Skip to main content

Deciphering the shifting role of intrinsic and extrinsic drivers on moss decomposition in peatlands over a 5-year period...

Publication Type
Journal Name
Publication Date
Page Numbers
1 to 17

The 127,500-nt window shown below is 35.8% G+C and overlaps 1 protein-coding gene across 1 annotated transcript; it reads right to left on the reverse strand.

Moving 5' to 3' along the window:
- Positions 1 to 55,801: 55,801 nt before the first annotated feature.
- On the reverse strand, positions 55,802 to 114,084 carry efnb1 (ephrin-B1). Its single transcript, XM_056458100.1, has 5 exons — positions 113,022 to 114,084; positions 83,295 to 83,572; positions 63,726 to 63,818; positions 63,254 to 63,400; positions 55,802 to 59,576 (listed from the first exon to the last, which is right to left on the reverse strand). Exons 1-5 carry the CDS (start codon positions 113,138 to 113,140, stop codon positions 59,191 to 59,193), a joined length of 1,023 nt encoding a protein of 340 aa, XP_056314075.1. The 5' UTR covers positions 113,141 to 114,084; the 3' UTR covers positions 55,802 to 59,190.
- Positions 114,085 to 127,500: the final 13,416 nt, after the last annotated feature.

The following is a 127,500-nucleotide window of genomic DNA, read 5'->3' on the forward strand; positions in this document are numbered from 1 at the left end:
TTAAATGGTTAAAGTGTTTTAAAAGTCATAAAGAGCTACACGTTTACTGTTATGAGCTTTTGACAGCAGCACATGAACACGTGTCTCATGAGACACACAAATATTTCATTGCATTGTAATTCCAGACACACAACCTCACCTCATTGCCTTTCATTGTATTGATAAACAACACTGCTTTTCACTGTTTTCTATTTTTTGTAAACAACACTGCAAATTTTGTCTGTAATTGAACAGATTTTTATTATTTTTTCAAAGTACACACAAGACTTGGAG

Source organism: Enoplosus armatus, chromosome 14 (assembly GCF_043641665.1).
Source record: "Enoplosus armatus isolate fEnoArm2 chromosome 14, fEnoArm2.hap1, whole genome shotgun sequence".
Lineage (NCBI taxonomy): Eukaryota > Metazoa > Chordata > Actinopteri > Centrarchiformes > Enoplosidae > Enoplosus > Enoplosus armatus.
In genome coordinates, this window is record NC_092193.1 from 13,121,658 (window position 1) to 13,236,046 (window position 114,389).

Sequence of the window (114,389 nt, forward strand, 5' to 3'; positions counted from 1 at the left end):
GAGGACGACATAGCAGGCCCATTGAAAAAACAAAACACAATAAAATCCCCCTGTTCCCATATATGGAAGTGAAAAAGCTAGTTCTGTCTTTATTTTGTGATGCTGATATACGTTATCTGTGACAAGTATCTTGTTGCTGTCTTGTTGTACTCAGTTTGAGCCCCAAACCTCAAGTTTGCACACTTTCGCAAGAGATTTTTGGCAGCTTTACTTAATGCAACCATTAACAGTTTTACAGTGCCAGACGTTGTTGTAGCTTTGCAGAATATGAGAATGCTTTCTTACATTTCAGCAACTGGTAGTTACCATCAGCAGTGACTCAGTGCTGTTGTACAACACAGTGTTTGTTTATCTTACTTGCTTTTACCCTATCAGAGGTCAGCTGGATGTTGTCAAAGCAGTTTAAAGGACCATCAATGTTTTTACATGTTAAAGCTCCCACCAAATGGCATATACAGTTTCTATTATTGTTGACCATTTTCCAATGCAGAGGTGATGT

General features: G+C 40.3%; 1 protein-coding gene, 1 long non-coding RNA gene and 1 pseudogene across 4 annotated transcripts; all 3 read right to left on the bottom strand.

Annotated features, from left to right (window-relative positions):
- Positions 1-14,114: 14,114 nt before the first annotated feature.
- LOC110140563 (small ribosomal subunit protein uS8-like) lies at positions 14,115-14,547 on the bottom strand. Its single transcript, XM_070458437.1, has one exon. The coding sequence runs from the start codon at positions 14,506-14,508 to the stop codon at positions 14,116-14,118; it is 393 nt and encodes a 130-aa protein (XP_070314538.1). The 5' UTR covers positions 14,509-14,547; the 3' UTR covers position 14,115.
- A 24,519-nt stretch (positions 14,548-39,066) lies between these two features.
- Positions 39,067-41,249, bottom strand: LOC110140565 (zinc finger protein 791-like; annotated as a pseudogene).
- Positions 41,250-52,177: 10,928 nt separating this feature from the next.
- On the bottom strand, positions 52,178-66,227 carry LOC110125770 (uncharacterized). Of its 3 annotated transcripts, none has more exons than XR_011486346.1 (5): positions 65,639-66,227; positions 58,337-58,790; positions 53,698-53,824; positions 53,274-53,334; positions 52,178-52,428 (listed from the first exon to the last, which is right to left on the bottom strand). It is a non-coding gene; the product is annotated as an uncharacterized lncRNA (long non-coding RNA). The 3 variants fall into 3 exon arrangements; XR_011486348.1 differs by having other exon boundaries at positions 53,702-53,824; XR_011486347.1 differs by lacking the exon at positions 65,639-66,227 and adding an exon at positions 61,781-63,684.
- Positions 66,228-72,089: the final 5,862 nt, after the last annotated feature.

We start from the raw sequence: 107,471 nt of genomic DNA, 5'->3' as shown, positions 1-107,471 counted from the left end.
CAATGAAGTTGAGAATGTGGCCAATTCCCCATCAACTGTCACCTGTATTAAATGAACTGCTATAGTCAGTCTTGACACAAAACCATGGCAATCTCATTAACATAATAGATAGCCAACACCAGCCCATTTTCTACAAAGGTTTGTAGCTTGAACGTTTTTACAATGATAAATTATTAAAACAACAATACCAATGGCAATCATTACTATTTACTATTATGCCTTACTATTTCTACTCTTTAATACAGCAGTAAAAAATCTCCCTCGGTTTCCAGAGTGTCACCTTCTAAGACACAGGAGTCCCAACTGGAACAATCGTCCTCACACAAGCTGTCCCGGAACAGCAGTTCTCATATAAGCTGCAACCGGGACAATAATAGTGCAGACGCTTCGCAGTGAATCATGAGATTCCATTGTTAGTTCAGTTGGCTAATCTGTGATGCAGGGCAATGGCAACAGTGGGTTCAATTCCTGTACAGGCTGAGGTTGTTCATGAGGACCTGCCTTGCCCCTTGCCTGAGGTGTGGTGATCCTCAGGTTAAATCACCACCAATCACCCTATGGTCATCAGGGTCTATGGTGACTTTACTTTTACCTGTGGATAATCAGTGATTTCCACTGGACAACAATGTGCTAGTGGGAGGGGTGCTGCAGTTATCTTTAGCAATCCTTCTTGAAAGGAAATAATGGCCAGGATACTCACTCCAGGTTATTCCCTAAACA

Bryophytes are largely responsible for globally significant carbon accumulation in peatland ecosystems. This accumulation is primarily caused by the slow decomposition of these mosses, which can be attributed to a combination of intrinsic (chemical) characteristics of decaying mosses and extrinsic (environmental) influences. Here we investigated the importance of intrinsic and extrinsic drivers of moss decomposition in peatlands and hypothesized that the early stages of decay will be driven primarily by intrinsic characteristics, while extrinsic drivers will become more important in the later phases of decomposition. We tested this hypothesis by placing litterbags of three moss types (Sphagnum divinum, Sphagnum angustifolium/fallax and Polytrichum sp.) into hummock and hollow microtopographies in a bog and a lawn microtopography in a nearby poor fen in northern Minnesota, USA. Decomposition was measured over a 5-year period and confirmed our hypothesis; while intrinsic and extrinsic variables were both important in driving decay rates over time, decay in the first year was primarily predicted by litter type, while extrinsic influences (e.g. peat temperature, moisture, nutrient limitation) that varied at peatland and microtopographic scales became more important by year 5. Though the nutrient (i.e. nitrogen [N] and phosphorus [P]) content of decaying mosses did not explain the variation in decay rates among litter types, analysis of N:P in moss litter suggested that litter-decaying microorganisms became increasingly P-limited over time. The majority of litter decomposition studies in peatlands are generally of short duration (< 3 years). Our study suggests that longer-term studies are needed to reveal the roles of multiple drivers of moss decay. Improving the mechanistic understanding of decomposition processes in peatlands will be critical to developing more robust representations of peatlands and their ecosystem processes in carbon and climate models.